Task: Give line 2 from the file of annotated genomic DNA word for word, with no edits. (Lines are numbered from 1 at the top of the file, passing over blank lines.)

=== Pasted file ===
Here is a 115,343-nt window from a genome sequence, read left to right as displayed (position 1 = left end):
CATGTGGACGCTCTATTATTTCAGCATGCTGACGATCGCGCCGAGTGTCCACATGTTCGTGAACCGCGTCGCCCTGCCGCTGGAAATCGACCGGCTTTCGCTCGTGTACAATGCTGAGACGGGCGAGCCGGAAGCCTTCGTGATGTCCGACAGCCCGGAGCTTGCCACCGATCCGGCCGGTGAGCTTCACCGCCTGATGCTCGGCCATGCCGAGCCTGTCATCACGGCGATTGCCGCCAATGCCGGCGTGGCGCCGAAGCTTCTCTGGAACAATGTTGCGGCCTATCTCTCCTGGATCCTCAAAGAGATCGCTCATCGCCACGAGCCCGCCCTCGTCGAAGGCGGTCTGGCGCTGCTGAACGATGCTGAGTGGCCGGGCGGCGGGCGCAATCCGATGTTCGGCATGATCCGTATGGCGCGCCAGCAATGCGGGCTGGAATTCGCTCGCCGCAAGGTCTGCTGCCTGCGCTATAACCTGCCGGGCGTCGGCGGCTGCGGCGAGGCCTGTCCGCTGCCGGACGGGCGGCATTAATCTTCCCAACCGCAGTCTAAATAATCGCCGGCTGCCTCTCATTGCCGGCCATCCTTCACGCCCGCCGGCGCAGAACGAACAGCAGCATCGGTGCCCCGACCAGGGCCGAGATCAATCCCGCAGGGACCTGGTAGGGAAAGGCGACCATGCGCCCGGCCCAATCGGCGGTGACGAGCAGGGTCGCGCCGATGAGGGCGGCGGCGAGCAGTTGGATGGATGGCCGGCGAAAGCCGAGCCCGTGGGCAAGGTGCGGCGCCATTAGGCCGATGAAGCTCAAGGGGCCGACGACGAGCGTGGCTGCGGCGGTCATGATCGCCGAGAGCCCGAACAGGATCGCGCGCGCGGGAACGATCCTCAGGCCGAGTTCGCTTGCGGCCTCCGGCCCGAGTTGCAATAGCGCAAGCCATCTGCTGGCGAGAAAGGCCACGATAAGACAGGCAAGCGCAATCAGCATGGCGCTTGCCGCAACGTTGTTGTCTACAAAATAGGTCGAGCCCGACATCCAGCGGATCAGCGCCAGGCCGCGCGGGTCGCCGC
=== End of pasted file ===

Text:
CATGTGGACGCTCTATTATTTCAGCATGCTGACGATCGCGCCGAGTGTCCACATGTTCGTGAACCGCGTCGCCCTGCCGCTGGAAATCGACCGGCTTTCGCTCGTGTACAATGCTGAGACGGGCGAGCCGGAAGCCTTCGTGATGTCCGACAGCCCGGAGCTTGCCACCGATCCGGCCGGTGAGCTTCACCGCCTGATGCTCGGCCATGCCGAGCCTGTCATCACGGCGATTGCCGCCAATGCCGGCGTGGCGCCGAAGCTTCTCTGGAACAATGTTGCGGCCTATCTCTCCTGGATCCTCAAAGAGATCGCTCATCGCCACGAGCCCGCCCTCGTCGAAGGCGGTCTGGCGCTGCTGAACGATGCTGAGTGGCCGGGCGGCGGGCGCAATCCGATGTTCGGCATGATCCGTATGGCGCGCCAGCAATGCGGGCTGGAATTCGCTCGCCGCAAGGTCTGCTGCCTGCGCTATAACCTGCCGGGCGTCGGCGGCTGCGGCGAGGCCTGTCCGCTGCCGGACGGGCGGCATTAATCTTCCCAACCGCAGTCTAAATAATCGCCGGCTGCCTCTCATTGCCGGCCATCCTTCACGCCCGCCGGCGCAGAACGAACAGCAGCATCGGTGCCCCGACCAGGGCCGAGATCAATCCCGCAGGGACCTGGTAGGGAAAGGCGACCATGCGCCCGGCCCAATCGGCGGTGACGAGCAGGGTCGCGCCGATGAGGGCGGCGGCGAGCAGTTGGATGGATGGCCGGCGAAAGCCGAGCCCGTGGGCAAGGTGCGGCGCCATTAGGCCGATGAAGCTCAAGGGGCCGACGACGAGCGTGGCTGCGGCGGTCATGATCGCCGAGAGCCCGAACAGGATCGCGCGCGCGGGAACGATCCTCAGGCCGAGTTCGCTTGCGGCCTCCGGCCCGAGTTGCAATAGCGCAAGCCATCTGCTGGCGAGAAAGGCCACGATAAGACAGGCAAGCGCAATCAGCATGGCGCTTGCCGCAACGTTGTTGTCTACAAAATAGGTCGAGCCCGACATCCAGCGGATCAGCGCCAGGCCGCGCGGGTCGCCGC